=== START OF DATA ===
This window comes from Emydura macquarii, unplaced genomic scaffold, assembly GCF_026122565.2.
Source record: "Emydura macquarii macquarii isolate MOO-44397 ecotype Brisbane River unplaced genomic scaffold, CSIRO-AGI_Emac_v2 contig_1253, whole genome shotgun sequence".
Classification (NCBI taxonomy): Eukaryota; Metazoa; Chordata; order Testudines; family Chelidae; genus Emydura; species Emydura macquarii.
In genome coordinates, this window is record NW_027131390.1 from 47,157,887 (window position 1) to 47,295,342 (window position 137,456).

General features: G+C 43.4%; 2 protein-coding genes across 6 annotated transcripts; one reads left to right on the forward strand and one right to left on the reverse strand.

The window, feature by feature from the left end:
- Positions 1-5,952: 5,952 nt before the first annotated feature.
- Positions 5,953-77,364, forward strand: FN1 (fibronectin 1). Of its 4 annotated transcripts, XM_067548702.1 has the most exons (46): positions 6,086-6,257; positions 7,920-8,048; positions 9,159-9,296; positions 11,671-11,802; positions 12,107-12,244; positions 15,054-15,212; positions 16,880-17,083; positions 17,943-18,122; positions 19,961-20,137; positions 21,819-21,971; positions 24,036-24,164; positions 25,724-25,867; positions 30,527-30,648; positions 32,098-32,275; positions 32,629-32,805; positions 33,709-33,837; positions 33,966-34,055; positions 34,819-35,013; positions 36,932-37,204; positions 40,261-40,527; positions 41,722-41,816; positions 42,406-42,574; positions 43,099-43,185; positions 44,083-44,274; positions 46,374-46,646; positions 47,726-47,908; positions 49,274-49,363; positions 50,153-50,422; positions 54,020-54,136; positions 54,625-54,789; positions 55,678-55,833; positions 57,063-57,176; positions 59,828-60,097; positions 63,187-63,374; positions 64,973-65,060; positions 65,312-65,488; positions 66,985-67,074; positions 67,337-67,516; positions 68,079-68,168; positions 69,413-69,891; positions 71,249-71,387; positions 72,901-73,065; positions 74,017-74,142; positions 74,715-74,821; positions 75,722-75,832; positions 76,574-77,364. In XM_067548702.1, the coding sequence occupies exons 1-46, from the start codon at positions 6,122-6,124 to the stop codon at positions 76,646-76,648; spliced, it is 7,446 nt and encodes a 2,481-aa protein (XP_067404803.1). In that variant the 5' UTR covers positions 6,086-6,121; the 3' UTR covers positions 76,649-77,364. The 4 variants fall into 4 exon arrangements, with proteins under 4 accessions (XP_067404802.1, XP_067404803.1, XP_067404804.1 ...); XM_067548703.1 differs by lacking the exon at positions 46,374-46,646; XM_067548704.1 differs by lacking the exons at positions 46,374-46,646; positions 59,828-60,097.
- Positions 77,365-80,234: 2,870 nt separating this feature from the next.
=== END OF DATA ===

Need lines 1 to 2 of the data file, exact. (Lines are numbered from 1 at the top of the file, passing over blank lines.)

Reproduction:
This window comes from Emydura macquarii, unplaced genomic scaffold, assembly GCF_026122565.2.
Source record: "Emydura macquarii macquarii isolate MOO-44397 ecotype Brisbane River unplaced genomic scaffold, CSIRO-AGI_Emac_v2 contig_1253, whole genome shotgun sequence".